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Christmas around the world – Part I

December 18, 2008 by · 2 comments

Vanya Nikolaeva

Christmas – beginning of Anno Domini, symbol of faith and love, and the most expected holiday among people of Christian faith.

Photo: krisdecurtis

How do people celebrate Christmas around the world? What does the holiday have in common in all different cultures and how does it differ? The wreath, symbol of continuousness, and the Christmas tree, embodying life, have their silent but compelling presence in almost every home during the holiday season.

If you are in Asia taking a walk in Seoul, no matter if near the Cheonggyecheon river (with sumptuous decorations on the two watersides) or the wide central streets, the Christmas spirit is captivating. Exchanging gifts and holiday cards with Christmas themes is common, and if you hear a name repeated – Santa Haraboji – you could guess that is how the generous traveler with white beard is called. South Korea is the only Asian country where Christmas has a national prominence.

Photo: karinc
South Korea

The Christmas tradition was brought to China and Japan by the Christian missionaries and today it is a religious holiday in China, while Japanese people recognize New Year’s Eve as the family holiday; Christmas has a more social meaning and it is usually spent with friends in a restaurant or club.

Photo: rumpleteaser

The longest holiday season is celebrated in the Philippines, traditionally ushered in by the nine-day dawn Masses starting on December 16th, known as the Misas de Aguinaldo. Christmas Eve is the much-anticipated traditional Christmas feast (noche buena) after the midnight mass. The climate notwithstanding, the Christmas tree and decorations, as well as Santa images, have their invariable presence.

Photo: meanestindian

Christians in India barely reach 3% of the population and the holiday is known in this country as bada din (The big Day) and “Christmas vacation”, starting a bit before Christmas Eve and ending a few days after New Year’s Eve. Indians became acquainted with Santa Claus in the mid-90’s, but the idea of sledge and reindeer is not popular – by reason of the high temperatures in the country, where snow exists only in one’s imagination.

Christmas is the most anticipated holiday in Congo and in Nigeria, where it is celebrated mainly in the Southern and Eastern parts of the country. Nigerians prepare a traditional dish (pounded yam) and have it for their luncheon/dinner a few times that day, since it is the custom to visit relatives and close friends and of course, the exact same menu is “on the list”.

Christmas Eve is the most significant holiday in Brazil. Gifts, Christmas trees and traditional dinner are parts of the atmosphere in Brazilian homes, all dressed up in lights decorations. There is no Christmas without a tree and gifts exchange in Guatemala , and carol-singers in Mexico recreate in the course of 9 days the travails of Jesus’ parents, begging for shelter right before his birth.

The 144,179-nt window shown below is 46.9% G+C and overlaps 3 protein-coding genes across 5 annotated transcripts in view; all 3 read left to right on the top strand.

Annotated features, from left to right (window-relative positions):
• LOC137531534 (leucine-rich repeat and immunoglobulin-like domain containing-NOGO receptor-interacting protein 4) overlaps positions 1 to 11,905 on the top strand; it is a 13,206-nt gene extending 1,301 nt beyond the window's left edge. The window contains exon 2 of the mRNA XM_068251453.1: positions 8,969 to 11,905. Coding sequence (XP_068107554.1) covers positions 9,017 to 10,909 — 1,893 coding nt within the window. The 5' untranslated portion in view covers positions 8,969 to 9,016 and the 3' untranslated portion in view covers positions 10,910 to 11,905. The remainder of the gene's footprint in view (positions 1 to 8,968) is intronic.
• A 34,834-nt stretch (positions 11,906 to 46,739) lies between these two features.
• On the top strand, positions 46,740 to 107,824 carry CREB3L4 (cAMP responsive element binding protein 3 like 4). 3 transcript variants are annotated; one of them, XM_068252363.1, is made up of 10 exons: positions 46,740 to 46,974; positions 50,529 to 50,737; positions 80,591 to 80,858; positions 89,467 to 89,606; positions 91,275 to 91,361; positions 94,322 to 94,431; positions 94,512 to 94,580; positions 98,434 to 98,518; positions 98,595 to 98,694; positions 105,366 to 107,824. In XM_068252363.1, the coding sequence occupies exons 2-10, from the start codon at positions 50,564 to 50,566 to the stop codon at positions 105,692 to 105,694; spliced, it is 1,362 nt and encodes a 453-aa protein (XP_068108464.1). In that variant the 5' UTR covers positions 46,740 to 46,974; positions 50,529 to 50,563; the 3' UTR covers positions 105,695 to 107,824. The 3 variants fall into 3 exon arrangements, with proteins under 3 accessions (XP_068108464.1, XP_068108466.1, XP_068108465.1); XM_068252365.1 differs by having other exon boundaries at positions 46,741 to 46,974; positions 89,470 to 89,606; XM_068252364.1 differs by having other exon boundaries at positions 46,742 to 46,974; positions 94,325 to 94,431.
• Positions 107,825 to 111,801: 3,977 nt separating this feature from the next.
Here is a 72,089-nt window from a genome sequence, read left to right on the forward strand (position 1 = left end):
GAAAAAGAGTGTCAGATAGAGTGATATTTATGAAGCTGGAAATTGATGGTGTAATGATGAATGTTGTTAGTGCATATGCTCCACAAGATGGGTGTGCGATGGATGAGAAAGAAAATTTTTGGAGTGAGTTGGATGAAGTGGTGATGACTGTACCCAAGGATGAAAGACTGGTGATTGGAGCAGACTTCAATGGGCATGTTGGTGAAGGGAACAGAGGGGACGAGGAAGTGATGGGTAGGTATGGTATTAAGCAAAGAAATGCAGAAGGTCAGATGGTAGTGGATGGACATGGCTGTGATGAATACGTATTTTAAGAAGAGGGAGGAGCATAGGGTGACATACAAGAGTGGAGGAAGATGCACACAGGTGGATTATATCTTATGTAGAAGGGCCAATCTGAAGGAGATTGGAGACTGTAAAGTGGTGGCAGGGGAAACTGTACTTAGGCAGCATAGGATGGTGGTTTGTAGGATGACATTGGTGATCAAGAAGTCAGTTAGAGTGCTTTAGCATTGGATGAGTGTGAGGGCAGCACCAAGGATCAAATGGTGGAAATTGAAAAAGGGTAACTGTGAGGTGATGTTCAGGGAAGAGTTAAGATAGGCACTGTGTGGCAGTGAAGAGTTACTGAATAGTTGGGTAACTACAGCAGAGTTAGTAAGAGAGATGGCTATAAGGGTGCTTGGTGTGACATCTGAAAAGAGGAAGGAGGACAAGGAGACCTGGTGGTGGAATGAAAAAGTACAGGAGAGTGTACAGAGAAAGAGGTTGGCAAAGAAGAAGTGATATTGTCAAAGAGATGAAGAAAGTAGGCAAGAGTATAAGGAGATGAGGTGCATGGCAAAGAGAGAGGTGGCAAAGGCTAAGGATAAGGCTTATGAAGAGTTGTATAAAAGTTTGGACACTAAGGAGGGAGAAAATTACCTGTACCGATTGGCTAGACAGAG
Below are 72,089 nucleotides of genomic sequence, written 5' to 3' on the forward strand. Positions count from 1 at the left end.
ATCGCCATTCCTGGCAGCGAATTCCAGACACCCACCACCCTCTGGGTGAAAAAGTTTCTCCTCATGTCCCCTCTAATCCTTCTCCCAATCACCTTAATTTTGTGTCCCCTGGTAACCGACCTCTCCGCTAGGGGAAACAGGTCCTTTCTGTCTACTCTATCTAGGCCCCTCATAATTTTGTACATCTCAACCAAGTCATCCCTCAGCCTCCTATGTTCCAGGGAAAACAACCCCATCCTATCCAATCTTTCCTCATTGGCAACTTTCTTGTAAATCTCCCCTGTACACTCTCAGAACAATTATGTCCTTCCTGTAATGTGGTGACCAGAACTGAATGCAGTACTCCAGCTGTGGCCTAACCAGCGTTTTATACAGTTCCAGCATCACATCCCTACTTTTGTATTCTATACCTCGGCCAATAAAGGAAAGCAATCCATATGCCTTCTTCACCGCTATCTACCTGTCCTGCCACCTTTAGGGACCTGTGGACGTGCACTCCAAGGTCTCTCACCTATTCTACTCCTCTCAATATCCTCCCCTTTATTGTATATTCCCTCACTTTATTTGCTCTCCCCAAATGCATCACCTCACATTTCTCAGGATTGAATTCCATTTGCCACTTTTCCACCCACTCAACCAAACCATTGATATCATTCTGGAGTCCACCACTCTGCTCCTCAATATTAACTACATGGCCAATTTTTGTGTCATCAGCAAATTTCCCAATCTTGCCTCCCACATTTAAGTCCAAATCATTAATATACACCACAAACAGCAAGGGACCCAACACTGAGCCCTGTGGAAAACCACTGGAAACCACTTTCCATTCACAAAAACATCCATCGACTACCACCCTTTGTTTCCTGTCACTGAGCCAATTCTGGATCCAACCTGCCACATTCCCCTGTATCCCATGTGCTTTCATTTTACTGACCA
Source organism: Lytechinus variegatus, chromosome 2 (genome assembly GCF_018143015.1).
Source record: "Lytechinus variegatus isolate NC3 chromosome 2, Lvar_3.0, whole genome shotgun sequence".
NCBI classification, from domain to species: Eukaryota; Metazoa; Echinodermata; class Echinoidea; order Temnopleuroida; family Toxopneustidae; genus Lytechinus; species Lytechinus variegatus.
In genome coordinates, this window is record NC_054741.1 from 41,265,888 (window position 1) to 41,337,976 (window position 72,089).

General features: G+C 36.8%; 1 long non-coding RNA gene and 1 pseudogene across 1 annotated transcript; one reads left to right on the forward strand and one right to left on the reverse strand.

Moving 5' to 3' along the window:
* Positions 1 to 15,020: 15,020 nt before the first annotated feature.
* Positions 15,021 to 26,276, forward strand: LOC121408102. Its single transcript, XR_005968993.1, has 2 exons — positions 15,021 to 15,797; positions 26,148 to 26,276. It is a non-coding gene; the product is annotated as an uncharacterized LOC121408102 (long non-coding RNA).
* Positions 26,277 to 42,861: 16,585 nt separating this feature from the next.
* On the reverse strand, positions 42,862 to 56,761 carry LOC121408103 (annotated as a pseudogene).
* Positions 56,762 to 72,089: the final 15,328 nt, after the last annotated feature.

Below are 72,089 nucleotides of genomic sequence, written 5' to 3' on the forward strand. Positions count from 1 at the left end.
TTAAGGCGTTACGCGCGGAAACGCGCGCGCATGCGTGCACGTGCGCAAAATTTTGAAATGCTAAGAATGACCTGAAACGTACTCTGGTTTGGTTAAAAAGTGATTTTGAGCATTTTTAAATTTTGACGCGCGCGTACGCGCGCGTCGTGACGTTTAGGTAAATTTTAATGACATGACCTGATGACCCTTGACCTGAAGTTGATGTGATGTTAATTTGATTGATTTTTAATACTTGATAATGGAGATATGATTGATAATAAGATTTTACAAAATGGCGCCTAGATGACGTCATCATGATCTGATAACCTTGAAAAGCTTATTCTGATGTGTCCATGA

Photo: santarosa

Photo: grassvalleylarry

Australians celebrate Christmas with some blue ocean spirit and a Christmas luncheon, while Santa Claus is depicted with an “akubra” hat, summer outfit and sledge, pulled by kangaroos. Gifts are placed in textile bags usually hung above the fireplace, as the tradition continues on even in the absence of a burning fire.

People in New Zealand sing carols in the parks and arrange “Christmas barbeque”; the pine tree is replaced by the Pohutukawa tree, named “New Zealand Christmas tree” – always in blossom in late December. A sky of thousands of lights is seen on windows, fences and roofs.

Photo: mattsheppard

Photo: the-lees
Pōhutukawa tree, New Zealand

Christmas is a special holiday in the USA and on the Saturday after Thanksgiving day, Santa Claus announces the start of the holiday season. Kids hang socks over the fireplace, which are full with sweets and small toys in the Christmas morning.

In many Canadian homes people prepare a Christmas tree, a mantle and a manger. When the midnight mass is over, they spend the night with their families.

Photo: preciouskhyatt

In Ireland, Christmas has a special religious importance and is the longest celebrated holiday in the country – from 24th of December till 6th of January.

Photo: topgold

Georgia celebrates its Christmas on 7th of January; holiday masses and festive processions are a part of the tradition. Kids participate by giving away sweets to the elders they meet. Georgian Santa Claus has the name of Tovlis Papa.

Armenian Christmas comes on January 6th. The Christmas tree, called tonatsar, can either be genuine or artificial. Santa Claus is always attending under the name of Dzmer papik.

The Ukrainian people have their “Holy supper” and the table is usually decorated with an embroidered tablecloth with themes picturing the Bethlehem manger and a head of wheat in a vase. Carols are sung and while everyone is having dinner – “angels” leave presents under the Christmas tree.

Photo: krisdecurtis

Hungarians decorate their Christmas trees and wrap presents up on 24th, but Santa has nothing to do with that holiday. He (St. Nicolas, the prototype of Santa Claus) has already given his presents away on the 6th of December – he uses neither sledge nor enters houses through chimneys and he is accompanied by his servant Krampusz (known also in Austria, Slovenia and Croatia).

Christmas in Poland begins as a day for fasting and ends with celebrations straight after the first star appears in the sky. The opening of the gifts follows – they are presented by Swiety Mikolaj. Polish people attach greater importance to the home decoration and the holiday dinner than the gifts themselves. Close friends and relatives get together.

Photo: duckmarx

Categories: Frontpage · People & Culture



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